A recent story in The New York Times detailed the state of California’s efforts to lead the nation in implementing 2010’s Affordable Care Act (better known as “Obamacare”)—and helping citizens make the most of a changed health care system.
Tucked inside the article was a very interesting tidbit that has gained attention in the past few weeks: The state hired Ogilvy PR Worldwide to help promote the law through various channels including pop culture institutions like reality TV‘s “The Biggest Loser” and top scripted shows like “Modern Family.” But how will these efforts work? And how will the state gauge their success?
The Affordable Care Act presents a considerable PR challenge, because it remains controversial despite the fact that most of its key elements are extremely popular among Americans of all political stripes (oh, the horrible irony). The question: Can California’s pop-culture approach to selling the ACA succeed where the Obama administration’s own messaging efforts have failed to break through our nation’s partisan divide?
The strategy sounds fairly simple: By familiarizing residents with the particulars of the ACA and showing them how to participate, California can boost enrollment rates and help the law achieve its goal of insuring more citizens while simultaneously taming the unsustainable rise of related expenses.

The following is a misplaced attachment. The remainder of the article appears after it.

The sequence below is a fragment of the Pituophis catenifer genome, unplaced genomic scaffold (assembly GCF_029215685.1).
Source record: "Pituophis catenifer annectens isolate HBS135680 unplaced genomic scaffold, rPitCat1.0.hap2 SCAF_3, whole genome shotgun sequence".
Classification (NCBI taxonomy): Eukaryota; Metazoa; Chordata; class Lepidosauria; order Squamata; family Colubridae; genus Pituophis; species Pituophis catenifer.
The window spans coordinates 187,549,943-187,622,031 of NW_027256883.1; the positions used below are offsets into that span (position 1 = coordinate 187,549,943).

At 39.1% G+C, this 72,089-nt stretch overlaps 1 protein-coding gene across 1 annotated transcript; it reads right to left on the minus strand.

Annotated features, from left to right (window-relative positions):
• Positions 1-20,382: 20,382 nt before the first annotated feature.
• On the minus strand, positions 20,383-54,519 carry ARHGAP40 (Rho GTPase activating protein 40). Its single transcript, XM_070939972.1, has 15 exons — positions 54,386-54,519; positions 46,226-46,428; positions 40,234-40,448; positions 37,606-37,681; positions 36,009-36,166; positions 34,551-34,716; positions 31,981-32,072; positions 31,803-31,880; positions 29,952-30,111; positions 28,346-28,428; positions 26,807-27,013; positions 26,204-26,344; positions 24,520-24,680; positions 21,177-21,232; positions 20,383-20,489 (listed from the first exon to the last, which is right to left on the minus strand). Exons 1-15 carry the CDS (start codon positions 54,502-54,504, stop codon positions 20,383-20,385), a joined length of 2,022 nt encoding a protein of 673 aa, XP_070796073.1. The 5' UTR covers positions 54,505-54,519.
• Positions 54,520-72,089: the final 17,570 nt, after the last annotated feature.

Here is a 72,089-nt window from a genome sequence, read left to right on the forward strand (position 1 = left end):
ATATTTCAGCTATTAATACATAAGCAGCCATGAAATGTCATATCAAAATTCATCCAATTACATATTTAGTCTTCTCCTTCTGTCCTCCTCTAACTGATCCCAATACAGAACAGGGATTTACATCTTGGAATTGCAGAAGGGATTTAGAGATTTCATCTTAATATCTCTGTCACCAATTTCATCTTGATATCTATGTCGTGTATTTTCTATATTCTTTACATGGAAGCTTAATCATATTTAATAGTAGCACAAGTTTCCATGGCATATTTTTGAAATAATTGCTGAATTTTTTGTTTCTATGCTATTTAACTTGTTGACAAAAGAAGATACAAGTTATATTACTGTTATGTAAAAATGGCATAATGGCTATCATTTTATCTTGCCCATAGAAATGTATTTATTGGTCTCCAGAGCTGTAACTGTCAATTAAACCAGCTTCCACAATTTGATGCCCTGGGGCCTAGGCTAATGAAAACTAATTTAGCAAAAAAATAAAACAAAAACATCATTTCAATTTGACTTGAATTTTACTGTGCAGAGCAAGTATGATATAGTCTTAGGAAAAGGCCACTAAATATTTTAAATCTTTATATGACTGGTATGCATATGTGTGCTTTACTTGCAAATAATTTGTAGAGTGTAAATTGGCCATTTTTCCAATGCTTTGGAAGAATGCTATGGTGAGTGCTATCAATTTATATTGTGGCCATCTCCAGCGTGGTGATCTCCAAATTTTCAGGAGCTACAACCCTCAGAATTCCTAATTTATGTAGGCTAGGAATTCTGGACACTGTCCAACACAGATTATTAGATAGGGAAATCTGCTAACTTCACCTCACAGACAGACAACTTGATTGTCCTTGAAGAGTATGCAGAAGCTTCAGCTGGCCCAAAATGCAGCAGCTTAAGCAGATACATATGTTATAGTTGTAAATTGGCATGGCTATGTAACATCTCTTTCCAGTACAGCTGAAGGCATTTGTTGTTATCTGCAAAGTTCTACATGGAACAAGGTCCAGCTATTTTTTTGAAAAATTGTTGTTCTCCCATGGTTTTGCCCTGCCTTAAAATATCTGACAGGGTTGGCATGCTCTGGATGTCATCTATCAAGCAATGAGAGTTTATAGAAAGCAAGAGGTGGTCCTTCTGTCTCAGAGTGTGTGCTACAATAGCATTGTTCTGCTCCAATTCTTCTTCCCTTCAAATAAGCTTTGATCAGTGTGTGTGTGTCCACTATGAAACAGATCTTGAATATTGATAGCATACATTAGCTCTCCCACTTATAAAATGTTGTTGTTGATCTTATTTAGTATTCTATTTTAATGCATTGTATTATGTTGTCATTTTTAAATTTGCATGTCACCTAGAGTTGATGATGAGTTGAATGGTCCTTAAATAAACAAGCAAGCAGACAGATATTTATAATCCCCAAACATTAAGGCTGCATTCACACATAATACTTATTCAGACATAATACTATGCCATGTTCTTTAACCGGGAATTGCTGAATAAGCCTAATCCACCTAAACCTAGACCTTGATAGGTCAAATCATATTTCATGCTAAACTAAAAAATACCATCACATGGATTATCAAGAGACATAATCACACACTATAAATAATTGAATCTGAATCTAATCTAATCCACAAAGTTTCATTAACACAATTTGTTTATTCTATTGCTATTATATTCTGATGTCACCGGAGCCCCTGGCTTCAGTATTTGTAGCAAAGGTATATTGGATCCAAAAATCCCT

But reality is always more complicated, isn’t it?
Republican representatives have just begun to properly criticize the PR plan as a partisan act paid for with taxpayer money despite the fact that the ACA is now the law of the land (and the government has a vested interest in actively promoting it). Unfortunately, this is only the beginning; there’s a whole lot more hemming and hawing where that came from.
How will the plan work? One of the proposed projects is a reality show centered on the difficulties of living without insurance, and other elements of the PR push may include advertising “on coffee cup sleeves at community colleges” and soccer games in order to reach key demographics like students and Spanish-speaking households. Peter V. Lee, who will serve as executive director of California’s state insurance exchange, would also like to see major characters on TV shows and telenovelas “talking about ‘that health insurance thing.'”
We’re very curious about how the Act will make its way into these outlets—and how the public will respond.
What do we think, PR pros? How can the parties involved best help the public make the most of the ACA’s various provisions—and how can they avoid charges of partisanship? (Unfortunately, that last issue may be unavoidable.)